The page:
But with some members of the Left at odds with the deputy leader’s position, including Mr Alban­ese and Victorian powerbroker Kim Carr, the faction agreed to a retreat that helped Mr Shorten.

The result was an amendment that approved conscience votes on gay marriage for the next two terms of parliament, by which time most expect the matter to be settle­d in federal parliament.

All parties sought to portray the compromise as a win for their side, highlighting the underlying contest for leadership status.

The conference infighting includ­ed attacks on Ms Plibersek for playing a “double­ game” in the debate over boat turnbacks in a way that could diminish her influence within the Left. While she did not oppose the turnback policy in shadow cabinet and argued for it in meetings of the Left, she gave her vote to a proxy who cast it against Mr Shorten’s position.

The Opposition Leader’s allies also took aim at Mr Albanese for openly voting against the tougher line on boat turnbacks, even though he did not challenge the policy when shadow cabinet agreed on the tougher line.

The Australian was told that only one frontbencher, Penny Wong, expressed reservations about supporting boat turnbacks when the stance was decided in shadow cabinet. Senator Wong’s vote at the party conference was also given to a proxy who cast it against Mr Shorten’s position.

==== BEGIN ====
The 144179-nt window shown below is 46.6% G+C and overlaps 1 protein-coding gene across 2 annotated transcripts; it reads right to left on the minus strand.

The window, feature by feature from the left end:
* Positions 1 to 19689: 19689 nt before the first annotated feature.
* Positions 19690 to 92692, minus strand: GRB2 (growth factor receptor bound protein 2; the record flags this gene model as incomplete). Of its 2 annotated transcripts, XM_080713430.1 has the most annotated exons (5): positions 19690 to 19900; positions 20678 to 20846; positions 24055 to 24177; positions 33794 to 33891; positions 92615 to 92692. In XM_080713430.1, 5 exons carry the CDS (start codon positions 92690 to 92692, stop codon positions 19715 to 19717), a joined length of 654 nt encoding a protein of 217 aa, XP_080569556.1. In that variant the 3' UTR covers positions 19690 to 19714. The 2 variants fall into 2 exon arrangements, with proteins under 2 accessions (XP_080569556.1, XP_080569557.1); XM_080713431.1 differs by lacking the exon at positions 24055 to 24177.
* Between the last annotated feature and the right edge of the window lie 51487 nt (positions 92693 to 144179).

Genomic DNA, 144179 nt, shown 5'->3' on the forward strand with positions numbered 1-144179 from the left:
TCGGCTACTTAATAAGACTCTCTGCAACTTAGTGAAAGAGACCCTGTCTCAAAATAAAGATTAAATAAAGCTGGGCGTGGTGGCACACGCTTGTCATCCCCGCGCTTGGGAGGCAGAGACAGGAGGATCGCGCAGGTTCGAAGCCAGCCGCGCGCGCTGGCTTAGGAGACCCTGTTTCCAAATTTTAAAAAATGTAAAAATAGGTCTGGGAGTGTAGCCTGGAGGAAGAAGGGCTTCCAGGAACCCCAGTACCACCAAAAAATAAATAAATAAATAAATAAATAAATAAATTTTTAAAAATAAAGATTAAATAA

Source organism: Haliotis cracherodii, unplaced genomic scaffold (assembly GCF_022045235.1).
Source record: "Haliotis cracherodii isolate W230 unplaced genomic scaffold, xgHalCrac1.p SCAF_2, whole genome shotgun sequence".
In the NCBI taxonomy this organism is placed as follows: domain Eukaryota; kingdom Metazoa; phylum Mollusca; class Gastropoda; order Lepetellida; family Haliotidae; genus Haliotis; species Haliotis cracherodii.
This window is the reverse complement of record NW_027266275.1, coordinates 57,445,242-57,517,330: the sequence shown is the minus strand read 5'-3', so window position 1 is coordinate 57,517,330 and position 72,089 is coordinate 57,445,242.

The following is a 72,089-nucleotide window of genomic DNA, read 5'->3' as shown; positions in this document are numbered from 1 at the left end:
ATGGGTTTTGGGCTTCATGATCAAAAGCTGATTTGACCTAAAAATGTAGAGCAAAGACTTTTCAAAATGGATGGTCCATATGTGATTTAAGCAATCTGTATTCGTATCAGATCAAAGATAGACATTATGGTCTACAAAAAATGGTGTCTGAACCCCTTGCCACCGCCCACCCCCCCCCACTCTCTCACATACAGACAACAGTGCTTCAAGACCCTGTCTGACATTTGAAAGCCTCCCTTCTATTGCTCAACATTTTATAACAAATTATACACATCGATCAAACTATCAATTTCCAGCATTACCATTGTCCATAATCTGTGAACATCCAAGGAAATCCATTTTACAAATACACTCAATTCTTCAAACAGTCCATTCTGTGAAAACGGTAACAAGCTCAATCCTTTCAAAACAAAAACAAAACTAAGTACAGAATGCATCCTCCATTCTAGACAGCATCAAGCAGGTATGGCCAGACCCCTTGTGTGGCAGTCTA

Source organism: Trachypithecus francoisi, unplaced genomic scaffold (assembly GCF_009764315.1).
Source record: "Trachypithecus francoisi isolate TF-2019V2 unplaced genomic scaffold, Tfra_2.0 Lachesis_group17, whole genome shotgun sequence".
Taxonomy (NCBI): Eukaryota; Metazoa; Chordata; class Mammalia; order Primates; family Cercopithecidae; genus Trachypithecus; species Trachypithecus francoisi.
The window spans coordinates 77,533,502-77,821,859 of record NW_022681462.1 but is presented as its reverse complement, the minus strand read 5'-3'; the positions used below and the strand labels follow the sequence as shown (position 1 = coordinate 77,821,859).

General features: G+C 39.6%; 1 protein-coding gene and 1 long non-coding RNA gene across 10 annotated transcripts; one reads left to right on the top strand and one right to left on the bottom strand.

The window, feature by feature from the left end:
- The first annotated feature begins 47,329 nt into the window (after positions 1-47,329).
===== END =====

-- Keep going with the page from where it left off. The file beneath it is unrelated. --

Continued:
Caucus members described the positioning within the Left as a quest to succeed Mr Shorten, with several arguing that Ms Plibersek had lost ground as a result of her handling of the passionate differences over asylum-seekers.

Mr Albanese gained acclaim within the Left for taking his stand against turnbacks, raising suggestions that he could one day capitalise on the growing power of the Left to take the leadership.


How Starbucks thrive on an Australian invention

STARBUCKS said its quarterly profit jumped 22 per cent as pricier drinks like flat whites and food helped lift sales at its U.S. cafes.

The Seattle-based coffee chain said sales rose 8 per cent in its flagship Americas unit. In the U.S., which makes up the majority of the unit, the company has been pushing up sales with price hikes and offerings like S’more frappuccinos and flat white espresso drinks that cost a little more.

Flat whites are an Australian invention that were introduced to American Starbucks menus at the beginning of the year

Starbucks chief financial officer Scott Maw said in a phone interview that people are even “trading up” to newer, pricier breakfast sandwiches, such as one served on a croissant bun. Maw noted that more people are getting food with their orders as well.

Customer visits are increasing too, boosted by the company’s mobile app. The app, which incorporates its loyalty program, encourages people to return by rewarding them with “stars,” which can be used toward free drinks and food.